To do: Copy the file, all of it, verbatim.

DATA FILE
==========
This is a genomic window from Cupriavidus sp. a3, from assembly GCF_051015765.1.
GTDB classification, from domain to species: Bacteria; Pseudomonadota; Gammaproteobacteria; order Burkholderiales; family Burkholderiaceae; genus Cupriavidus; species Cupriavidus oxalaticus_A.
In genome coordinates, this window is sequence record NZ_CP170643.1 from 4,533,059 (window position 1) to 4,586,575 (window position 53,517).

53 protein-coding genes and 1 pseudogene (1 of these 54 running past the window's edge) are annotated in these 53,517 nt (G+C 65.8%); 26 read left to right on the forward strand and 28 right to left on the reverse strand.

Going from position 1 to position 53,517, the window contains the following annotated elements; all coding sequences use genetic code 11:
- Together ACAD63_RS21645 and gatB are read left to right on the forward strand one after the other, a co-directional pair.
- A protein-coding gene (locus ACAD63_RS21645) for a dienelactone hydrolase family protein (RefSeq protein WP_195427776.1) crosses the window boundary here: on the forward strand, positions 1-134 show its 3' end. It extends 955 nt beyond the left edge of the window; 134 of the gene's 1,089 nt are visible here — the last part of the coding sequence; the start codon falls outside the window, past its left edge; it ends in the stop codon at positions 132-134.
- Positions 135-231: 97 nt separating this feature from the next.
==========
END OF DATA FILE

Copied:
This is a genomic window from Cupriavidus sp. a3, from assembly GCF_051015765.1.
GTDB classification, from domain to species: Bacteria; Pseudomonadota; Gammaproteobacteria; order Burkholderiales; family Burkholderiaceae; genus Cupriavidus; species Cupriavidus oxalaticus_A.
In genome coordinates, this window is sequence record NZ_CP170643.1 from 4,533,059 (window position 1) to 4,586,575 (window position 53,517).

53 protein-coding genes and 1 pseudogene (1 of these 54 running past the window's edge) are annotated in these 53,517 nt (G+C 65.8%); 26 read left to right on the forward strand and 28 right to left on the reverse strand.

Going from position 1 to position 53,517, the window contains the following annotated elements; all coding sequences use genetic code 11:
- Together ACAD63_RS21645 and gatB are read left to right on the forward strand one after the other, a co-directional pair.
- A protein-coding gene (locus ACAD63_RS21645) for a dienelactone hydrolase family protein (RefSeq protein WP_195427776.1) crosses the window boundary here: on the forward strand, positions 1-134 show its 3' end. It extends 955 nt beyond the left edge of the window; 134 of the gene's 1,089 nt are visible here — the last part of the coding sequence; the start codon falls outside the window, past its left edge; it ends in the stop codon at positions 132-134.
- Positions 135-231: 97 nt separating this feature from the next.